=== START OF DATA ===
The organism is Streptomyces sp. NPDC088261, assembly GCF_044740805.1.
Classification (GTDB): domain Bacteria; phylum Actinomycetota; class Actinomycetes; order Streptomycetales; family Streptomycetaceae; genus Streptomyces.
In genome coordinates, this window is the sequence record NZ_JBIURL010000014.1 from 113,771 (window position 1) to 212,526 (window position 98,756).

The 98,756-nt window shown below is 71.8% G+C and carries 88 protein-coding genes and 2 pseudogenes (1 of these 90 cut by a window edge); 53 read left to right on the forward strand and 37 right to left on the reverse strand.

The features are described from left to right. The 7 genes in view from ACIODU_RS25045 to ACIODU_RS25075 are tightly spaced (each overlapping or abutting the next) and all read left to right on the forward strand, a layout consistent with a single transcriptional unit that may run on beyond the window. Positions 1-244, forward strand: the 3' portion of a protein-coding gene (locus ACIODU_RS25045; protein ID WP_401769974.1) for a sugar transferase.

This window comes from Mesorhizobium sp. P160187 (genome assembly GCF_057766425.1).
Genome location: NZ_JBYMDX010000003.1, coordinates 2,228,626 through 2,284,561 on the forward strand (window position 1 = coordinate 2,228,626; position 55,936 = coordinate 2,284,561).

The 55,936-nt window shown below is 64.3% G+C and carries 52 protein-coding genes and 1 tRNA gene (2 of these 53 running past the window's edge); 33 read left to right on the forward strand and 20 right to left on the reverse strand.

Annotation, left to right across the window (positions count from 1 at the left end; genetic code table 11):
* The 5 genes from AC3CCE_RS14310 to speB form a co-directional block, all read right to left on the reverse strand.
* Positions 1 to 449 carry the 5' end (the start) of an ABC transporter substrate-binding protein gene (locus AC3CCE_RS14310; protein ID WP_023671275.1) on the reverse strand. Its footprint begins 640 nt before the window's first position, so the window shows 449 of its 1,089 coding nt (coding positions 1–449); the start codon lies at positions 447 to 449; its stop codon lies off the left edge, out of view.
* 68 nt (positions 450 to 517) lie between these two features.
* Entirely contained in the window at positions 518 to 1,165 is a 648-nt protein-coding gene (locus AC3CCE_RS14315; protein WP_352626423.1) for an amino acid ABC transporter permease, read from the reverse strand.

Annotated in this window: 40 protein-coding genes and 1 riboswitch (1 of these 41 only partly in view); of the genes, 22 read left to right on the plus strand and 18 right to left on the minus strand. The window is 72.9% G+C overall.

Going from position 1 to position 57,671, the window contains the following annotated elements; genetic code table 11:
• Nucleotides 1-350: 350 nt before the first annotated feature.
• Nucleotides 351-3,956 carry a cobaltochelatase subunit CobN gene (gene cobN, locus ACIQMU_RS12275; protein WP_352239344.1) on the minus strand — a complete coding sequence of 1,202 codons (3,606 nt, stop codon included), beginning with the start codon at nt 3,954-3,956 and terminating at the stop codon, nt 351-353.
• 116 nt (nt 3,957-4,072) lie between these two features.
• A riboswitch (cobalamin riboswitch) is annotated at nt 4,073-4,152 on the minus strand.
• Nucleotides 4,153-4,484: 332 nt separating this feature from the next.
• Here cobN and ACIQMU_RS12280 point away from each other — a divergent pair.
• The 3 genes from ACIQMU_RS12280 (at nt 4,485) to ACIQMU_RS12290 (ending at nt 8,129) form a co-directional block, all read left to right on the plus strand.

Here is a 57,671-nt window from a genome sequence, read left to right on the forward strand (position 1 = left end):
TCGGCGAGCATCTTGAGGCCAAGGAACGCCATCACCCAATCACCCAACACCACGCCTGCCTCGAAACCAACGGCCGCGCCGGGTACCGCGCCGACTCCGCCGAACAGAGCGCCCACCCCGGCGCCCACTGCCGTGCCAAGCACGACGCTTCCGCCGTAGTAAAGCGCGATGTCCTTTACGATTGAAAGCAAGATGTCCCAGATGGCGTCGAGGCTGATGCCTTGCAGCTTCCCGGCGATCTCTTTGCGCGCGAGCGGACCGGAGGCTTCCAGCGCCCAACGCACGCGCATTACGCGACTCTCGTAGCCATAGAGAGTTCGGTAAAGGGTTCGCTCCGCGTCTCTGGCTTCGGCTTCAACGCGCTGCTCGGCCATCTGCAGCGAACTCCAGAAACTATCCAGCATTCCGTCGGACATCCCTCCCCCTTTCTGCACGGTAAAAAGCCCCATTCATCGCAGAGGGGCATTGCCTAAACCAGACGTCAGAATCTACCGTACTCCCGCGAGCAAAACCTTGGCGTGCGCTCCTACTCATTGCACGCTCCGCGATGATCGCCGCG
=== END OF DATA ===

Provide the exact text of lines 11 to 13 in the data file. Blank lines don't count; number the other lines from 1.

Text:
* Positions 1 to 449 carry the 5' end (the start) of an ABC transporter substrate-binding protein gene (locus AC3CCE_RS14310; protein ID WP_023671275.1) on the reverse strand. Its footprint begins 640 nt before the window's first position, so the window shows 449 of its 1,089 coding nt (coding positions 1–449); the start codon lies at positions 447 to 449; its stop codon lies off the left edge, out of view.
* 68 nt (positions 450 to 517) lie between these two features.
* Entirely contained in the window at positions 518 to 1,165 is a 648-nt protein-coding gene (locus AC3CCE_RS14315; protein WP_352626423.1) for an amino acid ABC transporter permease, read from the reverse strand.